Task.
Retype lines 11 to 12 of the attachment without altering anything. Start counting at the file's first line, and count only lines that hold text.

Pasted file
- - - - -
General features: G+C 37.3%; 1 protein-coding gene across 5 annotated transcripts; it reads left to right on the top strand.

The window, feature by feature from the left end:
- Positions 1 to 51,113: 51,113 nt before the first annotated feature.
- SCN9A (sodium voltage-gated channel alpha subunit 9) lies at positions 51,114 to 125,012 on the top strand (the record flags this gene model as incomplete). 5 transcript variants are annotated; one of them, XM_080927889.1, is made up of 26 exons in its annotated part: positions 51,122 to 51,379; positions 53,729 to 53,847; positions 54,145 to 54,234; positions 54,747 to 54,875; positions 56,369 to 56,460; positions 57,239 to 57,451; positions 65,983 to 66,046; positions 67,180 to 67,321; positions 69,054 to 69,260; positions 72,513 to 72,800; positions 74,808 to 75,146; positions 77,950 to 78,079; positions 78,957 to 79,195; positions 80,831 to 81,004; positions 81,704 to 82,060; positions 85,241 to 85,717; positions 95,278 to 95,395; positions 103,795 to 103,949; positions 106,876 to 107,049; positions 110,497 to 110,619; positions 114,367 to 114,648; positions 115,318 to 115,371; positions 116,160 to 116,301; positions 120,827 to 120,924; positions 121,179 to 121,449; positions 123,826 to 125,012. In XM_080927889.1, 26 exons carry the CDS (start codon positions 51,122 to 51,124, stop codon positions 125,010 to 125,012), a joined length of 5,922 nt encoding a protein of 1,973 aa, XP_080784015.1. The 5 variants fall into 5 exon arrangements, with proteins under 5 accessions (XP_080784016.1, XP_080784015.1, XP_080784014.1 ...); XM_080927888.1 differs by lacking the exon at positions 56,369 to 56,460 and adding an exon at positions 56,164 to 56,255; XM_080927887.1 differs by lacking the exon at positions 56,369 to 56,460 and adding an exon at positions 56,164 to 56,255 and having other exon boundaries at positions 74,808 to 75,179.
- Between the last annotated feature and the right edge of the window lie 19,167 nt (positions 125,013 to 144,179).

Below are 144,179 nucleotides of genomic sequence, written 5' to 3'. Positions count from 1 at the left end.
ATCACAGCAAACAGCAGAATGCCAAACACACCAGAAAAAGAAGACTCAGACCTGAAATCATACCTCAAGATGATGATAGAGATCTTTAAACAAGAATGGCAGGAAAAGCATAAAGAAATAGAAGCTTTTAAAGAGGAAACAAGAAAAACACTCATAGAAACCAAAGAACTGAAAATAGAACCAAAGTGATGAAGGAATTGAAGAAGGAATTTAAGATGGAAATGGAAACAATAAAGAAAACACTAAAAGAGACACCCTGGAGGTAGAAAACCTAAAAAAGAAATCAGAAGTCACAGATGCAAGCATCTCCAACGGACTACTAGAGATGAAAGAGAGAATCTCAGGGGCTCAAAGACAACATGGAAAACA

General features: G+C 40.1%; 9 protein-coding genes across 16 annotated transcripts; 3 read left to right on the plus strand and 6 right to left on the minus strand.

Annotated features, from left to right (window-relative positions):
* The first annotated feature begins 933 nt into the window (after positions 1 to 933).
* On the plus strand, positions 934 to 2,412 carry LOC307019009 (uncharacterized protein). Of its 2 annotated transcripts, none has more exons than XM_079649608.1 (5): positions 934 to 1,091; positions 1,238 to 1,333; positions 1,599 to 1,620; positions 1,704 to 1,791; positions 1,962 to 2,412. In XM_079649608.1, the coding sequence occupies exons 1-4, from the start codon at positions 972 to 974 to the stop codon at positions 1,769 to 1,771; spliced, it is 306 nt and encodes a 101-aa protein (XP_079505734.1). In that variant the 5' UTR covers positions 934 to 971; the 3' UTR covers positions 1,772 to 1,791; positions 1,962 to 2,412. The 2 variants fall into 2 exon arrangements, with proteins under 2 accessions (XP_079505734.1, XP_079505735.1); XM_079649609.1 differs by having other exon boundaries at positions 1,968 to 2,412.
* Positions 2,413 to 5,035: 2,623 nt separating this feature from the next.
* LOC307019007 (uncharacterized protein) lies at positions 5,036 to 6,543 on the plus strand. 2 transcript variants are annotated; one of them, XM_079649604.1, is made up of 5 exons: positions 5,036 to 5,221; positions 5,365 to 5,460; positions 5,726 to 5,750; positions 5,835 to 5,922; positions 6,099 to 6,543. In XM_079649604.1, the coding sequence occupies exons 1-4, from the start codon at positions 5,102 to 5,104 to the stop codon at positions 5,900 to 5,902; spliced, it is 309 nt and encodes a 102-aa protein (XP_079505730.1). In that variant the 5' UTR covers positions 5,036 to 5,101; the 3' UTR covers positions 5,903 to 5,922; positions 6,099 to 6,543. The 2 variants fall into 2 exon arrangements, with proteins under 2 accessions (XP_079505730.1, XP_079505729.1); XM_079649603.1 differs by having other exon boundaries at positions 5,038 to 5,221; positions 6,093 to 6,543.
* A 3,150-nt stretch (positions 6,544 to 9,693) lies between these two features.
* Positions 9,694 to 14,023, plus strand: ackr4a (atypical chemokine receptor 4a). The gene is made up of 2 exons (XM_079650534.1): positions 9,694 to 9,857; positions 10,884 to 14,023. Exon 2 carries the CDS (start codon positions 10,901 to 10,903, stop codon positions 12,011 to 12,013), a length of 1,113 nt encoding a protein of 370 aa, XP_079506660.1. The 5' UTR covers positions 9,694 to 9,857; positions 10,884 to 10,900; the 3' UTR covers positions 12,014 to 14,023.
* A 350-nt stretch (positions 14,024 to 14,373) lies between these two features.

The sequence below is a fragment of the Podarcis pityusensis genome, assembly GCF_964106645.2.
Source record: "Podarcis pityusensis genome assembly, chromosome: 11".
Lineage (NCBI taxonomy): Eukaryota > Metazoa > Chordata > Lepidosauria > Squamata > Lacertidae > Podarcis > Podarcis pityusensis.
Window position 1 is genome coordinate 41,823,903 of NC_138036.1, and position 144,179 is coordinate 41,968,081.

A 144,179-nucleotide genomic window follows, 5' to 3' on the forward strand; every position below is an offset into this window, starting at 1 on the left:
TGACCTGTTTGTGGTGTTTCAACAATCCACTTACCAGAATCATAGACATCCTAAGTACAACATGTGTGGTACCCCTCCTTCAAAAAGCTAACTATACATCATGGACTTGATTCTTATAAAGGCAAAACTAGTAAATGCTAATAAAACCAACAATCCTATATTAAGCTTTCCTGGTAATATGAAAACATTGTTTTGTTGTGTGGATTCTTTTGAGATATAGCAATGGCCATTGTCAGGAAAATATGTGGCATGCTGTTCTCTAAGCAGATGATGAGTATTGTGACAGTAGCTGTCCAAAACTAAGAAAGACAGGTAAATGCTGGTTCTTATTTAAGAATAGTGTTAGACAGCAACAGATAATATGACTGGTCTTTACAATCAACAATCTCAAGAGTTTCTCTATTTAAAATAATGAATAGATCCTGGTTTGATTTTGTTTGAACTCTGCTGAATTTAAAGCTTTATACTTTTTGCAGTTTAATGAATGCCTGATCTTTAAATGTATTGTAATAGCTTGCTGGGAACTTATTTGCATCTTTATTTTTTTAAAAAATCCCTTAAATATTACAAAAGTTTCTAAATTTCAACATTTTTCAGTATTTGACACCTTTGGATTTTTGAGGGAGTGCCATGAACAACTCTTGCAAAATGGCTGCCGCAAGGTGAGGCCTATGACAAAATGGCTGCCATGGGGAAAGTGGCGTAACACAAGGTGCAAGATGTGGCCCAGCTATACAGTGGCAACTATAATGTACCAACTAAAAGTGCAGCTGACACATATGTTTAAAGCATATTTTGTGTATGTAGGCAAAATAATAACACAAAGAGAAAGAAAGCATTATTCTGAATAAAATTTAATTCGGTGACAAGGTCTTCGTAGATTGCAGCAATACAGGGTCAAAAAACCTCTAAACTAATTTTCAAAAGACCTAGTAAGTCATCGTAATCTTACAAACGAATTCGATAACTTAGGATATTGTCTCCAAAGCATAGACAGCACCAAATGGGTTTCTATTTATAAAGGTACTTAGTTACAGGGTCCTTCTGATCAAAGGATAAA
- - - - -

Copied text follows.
* On the plus strand, positions 934 to 2,412 carry LOC307019009 (uncharacterized protein). Of its 2 annotated transcripts, none has more exons than XM_079649608.1 (5): positions 934 to 1,091; positions 1,238 to 1,333; positions 1,599 to 1,620; positions 1,704 to 1,791; positions 1,962 to 2,412. In XM_079649608.1, the coding sequence occupies exons 1-4, from the start codon at positions 972 to 974 to the stop codon at positions 1,769 to 1,771; spliced, it is 306 nt and encodes a 101-aa protein (XP_079505734.1). In that variant the 5' UTR covers positions 934 to 971; the 3' UTR covers positions 1,772 to 1,791; positions 1,962 to 2,412. The 2 variants fall into 2 exon arrangements, with proteins under 2 accessions (XP_079505734.1, XP_079505735.1); XM_079649609.1 differs by having other exon boundaries at positions 1,968 to 2,412.
* Positions 2,413 to 5,035: 2,623 nt separating this feature from the next.